As you set up each UCCW widget, customize to your needs. Under “Edit Object” choose your static text (as needed) and the custom hotspot app for that text.

I’ve also included hotspots on the Weather, Clock, Date and Battery widgets so you can link those to the apps you want. I have the weather link to the “News and Weather” app in stock Android, the battery link to the system settings, the date link to a calendar (for me Business Calendar) and lastly, for the clock to link to… well, the Clock!

Use the edit field in UCCW to rotate, move and adjust until everything works for you! UCCW Edit Screen

The Power Toggle widget I used to add the Play Music controls. Just remove the buttons you don’t need, add the ones you do and then be sure to change the color (I used white).

Lastly, I created a new invisible widget for the top right part of the screen. You can edit the hotspot to link to whatever you like. For me, I have it linked to my IR Blaster remote since I use it regularly but didn’t really want an icon for it. Have fun with it. Last thing, turn on Hotspots in UCCW and you’re ready to go!

Questions? Let me know. Modify it to fit you? Share a link!

I hope you love this beautiful screen as much as I do. Again, props to ~Connor P for the original design. All I did was tweak the Hotspots to make it a little more power-user friendly and personalized.

HTC One and Custom ROMS

HTC One Custom HomescreenI’ve finally upgraded my device and settled on the flagship HTC One (for me on Sprint). And with any new devices begins the search for the perfect ROM. ROM selection is always a personal choice, so your mileage may vary on each of these, but I wanted to share what I’ve been playing with lately.

The HTC One comes stock with Android 4.1.2 with HTC Sense 5 on Sprint. While 4.1 is a great version of JellyBean, I have really gotten used to some of the 4.2.2 features on my older Galaxy Nexus (now moved on to my brother). So the search began for an AOSP ROM that would scratch that itch.

I’ve always been a huge fan of CyanogenMod. The pure AOSP feel with just the right tweaks added on just feels right in my hand. Simple things like, quiet hours, custom tiles in the power widget and solid root access make it an easy choice. But there are just a couple of features on the HTC One that haven’t made it to the regular nightlies for CM 10.2. The biggest one is IR support.

CM10.2 unofficialThe HTC One has a built in IR Blaster which, when set up properly, can be a lot of fun and really handy around the house. There are some fixes in the works, but an official CyanogenMod ROM with IR support hasn’t come out yet. Enter XDA Developers user David279. Also a fan of CM, he has built unofficial CM 10.2 ROMS with the IR blaster (as well as some other tweaks) and shared them with the community.

I’ve been using them for a few weeks now. While every once in a while something might go south, they builds have been top-notch. I’m currently on the 9/7 build and using it as a daily driver with no issue.

If you’ve got an HTC One on Sprint, check out the thread. Hit me up in the comments or on Google+ if you check it out.

At XDA: Homemade CM 10.2 with cherry picks ~ Working IR/USB OTG support

Device Update – New ROMs Are Fun!

I’ve been a super huge fan of CyanogenMod for several years now. I’ve used it on all my devices. From my HTC Hero CDMA to my current Galaxy Nexus (Sprint) aka the toroplus. I’ve really grown to love the little tweaks and add ons that make the custom ROM just shine.


Crossbones – Android custom ROM developers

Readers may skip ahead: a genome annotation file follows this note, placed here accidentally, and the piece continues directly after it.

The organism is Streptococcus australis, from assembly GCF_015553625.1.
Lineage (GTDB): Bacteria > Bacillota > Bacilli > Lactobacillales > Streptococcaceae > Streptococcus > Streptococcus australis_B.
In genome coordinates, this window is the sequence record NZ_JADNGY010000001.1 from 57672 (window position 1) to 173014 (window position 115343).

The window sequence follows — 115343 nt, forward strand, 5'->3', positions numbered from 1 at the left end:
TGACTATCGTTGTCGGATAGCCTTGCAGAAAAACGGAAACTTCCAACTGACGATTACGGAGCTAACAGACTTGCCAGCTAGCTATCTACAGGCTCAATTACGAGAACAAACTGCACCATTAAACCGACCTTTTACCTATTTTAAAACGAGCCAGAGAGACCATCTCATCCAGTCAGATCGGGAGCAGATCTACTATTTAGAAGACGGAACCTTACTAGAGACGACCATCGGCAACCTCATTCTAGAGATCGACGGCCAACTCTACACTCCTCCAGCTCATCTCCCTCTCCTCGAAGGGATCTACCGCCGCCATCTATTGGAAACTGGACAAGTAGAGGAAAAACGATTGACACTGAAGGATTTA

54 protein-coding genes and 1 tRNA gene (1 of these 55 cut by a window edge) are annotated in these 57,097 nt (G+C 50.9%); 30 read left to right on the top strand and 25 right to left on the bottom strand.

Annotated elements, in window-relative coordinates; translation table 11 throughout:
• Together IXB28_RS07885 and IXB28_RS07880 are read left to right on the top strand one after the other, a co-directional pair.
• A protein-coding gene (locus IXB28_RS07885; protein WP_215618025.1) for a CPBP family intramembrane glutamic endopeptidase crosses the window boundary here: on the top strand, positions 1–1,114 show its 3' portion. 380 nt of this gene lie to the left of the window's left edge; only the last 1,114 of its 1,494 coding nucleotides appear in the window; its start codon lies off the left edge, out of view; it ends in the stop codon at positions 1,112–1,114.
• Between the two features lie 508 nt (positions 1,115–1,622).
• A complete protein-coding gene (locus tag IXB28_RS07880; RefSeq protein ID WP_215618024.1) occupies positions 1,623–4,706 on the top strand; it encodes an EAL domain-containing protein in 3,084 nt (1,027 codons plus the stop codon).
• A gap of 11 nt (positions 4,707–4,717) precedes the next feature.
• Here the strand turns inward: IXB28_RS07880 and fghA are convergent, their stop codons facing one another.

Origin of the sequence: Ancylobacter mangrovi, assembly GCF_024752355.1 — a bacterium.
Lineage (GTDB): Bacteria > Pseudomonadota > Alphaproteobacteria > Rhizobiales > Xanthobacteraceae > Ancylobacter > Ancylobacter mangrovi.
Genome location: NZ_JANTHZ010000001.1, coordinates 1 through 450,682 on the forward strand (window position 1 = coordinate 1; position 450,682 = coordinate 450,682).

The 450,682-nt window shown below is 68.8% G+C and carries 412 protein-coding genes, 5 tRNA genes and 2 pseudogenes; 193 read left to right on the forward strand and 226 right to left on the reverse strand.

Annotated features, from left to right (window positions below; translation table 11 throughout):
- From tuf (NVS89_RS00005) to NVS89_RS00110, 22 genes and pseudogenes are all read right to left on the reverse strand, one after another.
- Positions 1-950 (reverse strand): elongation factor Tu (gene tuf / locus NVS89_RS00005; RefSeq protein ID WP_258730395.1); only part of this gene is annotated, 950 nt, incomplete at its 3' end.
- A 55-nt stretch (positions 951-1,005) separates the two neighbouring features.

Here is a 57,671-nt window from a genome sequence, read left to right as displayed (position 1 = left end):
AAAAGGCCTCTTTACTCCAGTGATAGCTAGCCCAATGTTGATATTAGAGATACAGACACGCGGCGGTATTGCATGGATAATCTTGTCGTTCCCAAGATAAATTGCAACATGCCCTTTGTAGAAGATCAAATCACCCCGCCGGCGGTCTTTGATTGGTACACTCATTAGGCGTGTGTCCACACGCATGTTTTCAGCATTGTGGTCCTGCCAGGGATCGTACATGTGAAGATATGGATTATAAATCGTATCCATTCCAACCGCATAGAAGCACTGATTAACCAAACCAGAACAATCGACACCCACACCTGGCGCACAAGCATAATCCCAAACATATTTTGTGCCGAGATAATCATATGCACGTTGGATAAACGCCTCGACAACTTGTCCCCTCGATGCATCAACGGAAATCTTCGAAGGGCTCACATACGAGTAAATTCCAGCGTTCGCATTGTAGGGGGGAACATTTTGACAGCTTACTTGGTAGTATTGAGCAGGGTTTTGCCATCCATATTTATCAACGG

The problem is, however, that recently the specific build for my device has become very unstable. I was having constant issues with GPS wake locks, GApps crashing and just generally poor performance. I hated to leave my first ROM love, but things were getting desperate.

I tried a few others. EOS, Paranoid and AOKP to name a few. They were OK, but most were built off the same source as CM so they had the exact same issues. You see, the real problem is there is no Android 4.2.2 source for the toroplus, so the builds based on that generally have weird problems. Don’t get me wrong. All those custom ROMs have great features and hard-working people behind them, they just didn’t work for me and my device.

On my search for a ROM that would work (and I mean stable, fast and good battery life) I stumbled upon a ROM on XDA Developers that claimed their target was “maximum stability and performance.” A look over the changelog revealed solutions to the issue I knew was the culprit. The difference between 4.2.2 and the official 4.2.1 from Sprint. Bingo. These guys were paying very close attention to the details.

I flashed the latest Crossbones (v. 2.3.2) and started on my way. First thing was getting used to stock Android again. But boy howdy, was this thing smooth! It was great to have a quick and functioning phone again. Battery life just about doubled in the process too.

The main issue I encountered right off the bat was trying to toggle settings. It was cumbersome to go into settings all the time. I found this sweet little tool called Settings Extended that solved that and now I’m super happy.

I’d go back to CM if they ever made the toroplus stable again. But then again, the Crossbones guys have made such a solid ROM here, I may have a new #1. The fine attention to detail is refreshing and having a functioning phone is, well… priceless.

If you’re using any of their supported devices, give Crossbones a try. I’m sure glad I did.

Plex – Take It With You!

Plex on Galaxy Nexus

Plex on Galaxy Nexus

If you love having access to your media on your mobile device like I do, you need to check out Plex. Movies, TV and music all go wherever you have internet access. And depending on how much internal storage you have on your device being able to stream some can make a big difference in how often you have hook your device up to your PC. Plex makes accessing all your content a breeze. Just setup the server software on your PC (Windows, Linux, Mac and even some NAS appliances supported) and grab an app for your mobile device (Android, iOS and even Windows Phone 7 and 8!) and you’re off! Plex will handle transcoding on the fly if the media format isn’t supported on your mobile device.